A 24-year-old man with no past medical history was referred to a nephrologist for a 5-month history of leg swelling and weight gain. His only medication was furosemide 40 mg/d, prescribed by his primary care physician. His physical examination was unremarkable except for lower extremity and scrotal edema.
Laboratory values included a creatinine of 0.8 mg/dL (reference range, 0.6 to 1.2 mg/dL); hemoglobin concentration, 14.4 g/dL (reference range, 14 to 18 g/dL); albumin, 1.9 g/dL (reference range, 3.5 to 5.5 g/dL); and glucose, 80 mg/dL (reference range, 74 to 106 mg/dL). Electrolyte levels were normal. Urinalysis revealed 3+ blood and 4+ protein on dipstick, as well as the presence of granular and lipid casts on microscopic exam. A 24-hour urine collection contained 10.5 g of protein. Antinuclear antibody titers, complement levels, hepatitis serologies, and antineutrophil cytoplasmic antibody titers were all normal.
A renal biopsy revealed idiopathic focal segmental glomerulosclerosis. The patient was started on oral prednisone 40 mg twice daily.
Two days later, he developed a diffuse pruritic maculopapular rash. He stopped taking the prednisone, and the rash resolved over the next 3 to 5 days. He was then instructed to restart the prednisone for his nephrotic syndrome. When he developed a new but similar rash, the prednisone was discontinued. The rash again resolved.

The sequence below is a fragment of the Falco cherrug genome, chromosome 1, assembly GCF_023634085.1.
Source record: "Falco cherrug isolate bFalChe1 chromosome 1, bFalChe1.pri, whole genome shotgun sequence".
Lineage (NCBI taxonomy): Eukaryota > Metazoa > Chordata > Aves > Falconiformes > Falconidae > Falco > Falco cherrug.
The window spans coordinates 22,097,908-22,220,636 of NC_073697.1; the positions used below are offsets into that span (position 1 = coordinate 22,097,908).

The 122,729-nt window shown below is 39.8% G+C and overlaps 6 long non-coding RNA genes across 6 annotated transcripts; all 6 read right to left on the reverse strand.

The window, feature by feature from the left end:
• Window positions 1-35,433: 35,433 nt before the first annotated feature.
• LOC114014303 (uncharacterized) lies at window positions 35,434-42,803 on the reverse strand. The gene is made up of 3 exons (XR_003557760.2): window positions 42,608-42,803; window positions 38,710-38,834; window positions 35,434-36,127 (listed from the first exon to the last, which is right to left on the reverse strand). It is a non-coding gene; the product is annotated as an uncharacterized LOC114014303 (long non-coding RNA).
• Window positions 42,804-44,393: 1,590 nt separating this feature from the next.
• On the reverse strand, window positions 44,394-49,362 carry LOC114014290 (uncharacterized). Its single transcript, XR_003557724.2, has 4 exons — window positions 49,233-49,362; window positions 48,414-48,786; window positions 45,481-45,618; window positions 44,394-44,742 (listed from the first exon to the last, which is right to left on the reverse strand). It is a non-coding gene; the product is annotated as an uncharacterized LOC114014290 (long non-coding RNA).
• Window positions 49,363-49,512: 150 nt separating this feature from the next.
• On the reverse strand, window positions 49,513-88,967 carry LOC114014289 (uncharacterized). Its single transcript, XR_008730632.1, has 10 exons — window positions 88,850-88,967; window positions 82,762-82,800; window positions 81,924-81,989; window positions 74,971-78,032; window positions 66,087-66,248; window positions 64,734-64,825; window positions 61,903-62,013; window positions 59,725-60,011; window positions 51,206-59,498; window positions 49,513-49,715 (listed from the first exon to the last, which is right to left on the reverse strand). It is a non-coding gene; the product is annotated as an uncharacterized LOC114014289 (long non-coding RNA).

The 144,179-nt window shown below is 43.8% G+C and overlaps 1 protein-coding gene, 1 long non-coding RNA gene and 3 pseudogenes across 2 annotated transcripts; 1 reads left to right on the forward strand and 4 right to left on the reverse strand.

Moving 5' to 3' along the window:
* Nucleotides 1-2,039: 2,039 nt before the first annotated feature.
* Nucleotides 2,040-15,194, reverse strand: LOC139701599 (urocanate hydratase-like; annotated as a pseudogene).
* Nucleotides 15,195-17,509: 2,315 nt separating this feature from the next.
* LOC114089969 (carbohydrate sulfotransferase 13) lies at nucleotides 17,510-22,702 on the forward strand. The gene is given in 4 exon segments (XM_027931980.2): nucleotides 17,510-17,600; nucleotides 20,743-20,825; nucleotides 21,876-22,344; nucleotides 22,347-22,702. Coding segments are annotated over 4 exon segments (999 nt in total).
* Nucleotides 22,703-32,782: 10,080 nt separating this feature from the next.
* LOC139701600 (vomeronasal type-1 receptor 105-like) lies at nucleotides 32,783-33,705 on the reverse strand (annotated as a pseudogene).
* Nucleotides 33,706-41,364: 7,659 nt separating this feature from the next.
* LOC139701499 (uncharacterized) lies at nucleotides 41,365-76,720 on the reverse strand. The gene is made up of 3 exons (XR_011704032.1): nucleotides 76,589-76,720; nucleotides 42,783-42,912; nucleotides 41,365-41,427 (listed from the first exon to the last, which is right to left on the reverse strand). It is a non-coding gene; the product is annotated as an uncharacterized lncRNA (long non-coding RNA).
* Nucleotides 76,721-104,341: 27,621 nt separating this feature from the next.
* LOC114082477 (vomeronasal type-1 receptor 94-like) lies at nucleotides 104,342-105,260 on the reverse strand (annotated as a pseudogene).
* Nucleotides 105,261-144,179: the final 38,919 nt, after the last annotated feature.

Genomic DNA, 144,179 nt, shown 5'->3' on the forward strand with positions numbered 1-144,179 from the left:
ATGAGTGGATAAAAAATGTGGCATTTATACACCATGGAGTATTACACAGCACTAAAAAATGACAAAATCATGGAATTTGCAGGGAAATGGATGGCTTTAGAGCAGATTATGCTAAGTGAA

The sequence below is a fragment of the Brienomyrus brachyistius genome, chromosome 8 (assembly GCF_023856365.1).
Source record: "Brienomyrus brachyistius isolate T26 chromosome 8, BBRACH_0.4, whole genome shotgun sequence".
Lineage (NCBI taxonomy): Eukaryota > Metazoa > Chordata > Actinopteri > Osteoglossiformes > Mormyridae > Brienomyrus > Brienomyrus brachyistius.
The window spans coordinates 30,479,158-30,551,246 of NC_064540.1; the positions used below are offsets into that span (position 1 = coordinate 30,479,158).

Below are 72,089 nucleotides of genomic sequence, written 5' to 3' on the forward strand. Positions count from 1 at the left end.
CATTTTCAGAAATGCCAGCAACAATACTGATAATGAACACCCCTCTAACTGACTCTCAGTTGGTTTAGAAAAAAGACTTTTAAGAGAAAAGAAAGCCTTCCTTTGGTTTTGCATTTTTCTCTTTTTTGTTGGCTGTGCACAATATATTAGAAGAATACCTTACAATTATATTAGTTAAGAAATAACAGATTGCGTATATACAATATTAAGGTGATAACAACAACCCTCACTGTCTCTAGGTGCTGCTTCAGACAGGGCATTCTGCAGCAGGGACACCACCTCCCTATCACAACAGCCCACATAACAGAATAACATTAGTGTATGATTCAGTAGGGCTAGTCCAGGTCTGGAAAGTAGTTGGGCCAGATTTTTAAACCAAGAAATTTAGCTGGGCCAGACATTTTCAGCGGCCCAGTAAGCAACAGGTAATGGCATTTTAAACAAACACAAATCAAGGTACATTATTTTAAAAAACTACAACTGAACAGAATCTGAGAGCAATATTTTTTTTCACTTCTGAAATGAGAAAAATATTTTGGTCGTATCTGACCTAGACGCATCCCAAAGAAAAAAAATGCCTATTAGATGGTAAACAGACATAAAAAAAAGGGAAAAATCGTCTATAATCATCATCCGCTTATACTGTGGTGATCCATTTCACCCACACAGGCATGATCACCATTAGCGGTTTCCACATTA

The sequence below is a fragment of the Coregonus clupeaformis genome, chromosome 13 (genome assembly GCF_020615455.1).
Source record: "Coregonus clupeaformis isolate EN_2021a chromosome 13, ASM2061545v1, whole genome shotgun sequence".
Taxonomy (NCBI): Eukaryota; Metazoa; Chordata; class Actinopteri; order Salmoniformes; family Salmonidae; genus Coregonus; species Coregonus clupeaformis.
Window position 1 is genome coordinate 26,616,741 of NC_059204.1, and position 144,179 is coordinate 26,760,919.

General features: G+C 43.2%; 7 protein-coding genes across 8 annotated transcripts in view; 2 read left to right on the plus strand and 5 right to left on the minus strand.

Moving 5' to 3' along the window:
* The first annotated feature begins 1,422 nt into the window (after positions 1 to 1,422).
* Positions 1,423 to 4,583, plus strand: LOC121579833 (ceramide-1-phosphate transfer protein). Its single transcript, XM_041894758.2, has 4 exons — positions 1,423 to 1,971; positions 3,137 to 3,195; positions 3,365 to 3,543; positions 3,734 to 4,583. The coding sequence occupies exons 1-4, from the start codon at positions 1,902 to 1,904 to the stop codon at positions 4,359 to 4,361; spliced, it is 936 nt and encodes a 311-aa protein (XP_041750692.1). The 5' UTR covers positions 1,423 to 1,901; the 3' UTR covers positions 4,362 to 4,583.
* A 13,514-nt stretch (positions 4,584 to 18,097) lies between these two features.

Since the patient had already been taking furosemide for 6 weeks without an adverse reaction, it was presumed that the prednisone tablet was causing his rash. It would be unusual for prednisone itself to cause a drug eruption, so an additive or coloring agent in the tablet was thought to be responsible for the reaction.
We noted that the patient had been taking a 20-mg orange tablet of prednisone. So we opted to “tweak” the prescription and prescribe the same daily dose but in the form of 10-mg white tablets. The patient tolerated this new regimen without any adverse effects and completed a full 9 months of prednisone therapy without any recurrence of skin lesions. His glomerular disease went into remission.
Excipients are inert substances that are added to a food or drug to provide the desired consistency, appearance, or form. They are also used as a preservative for substance stabilization.
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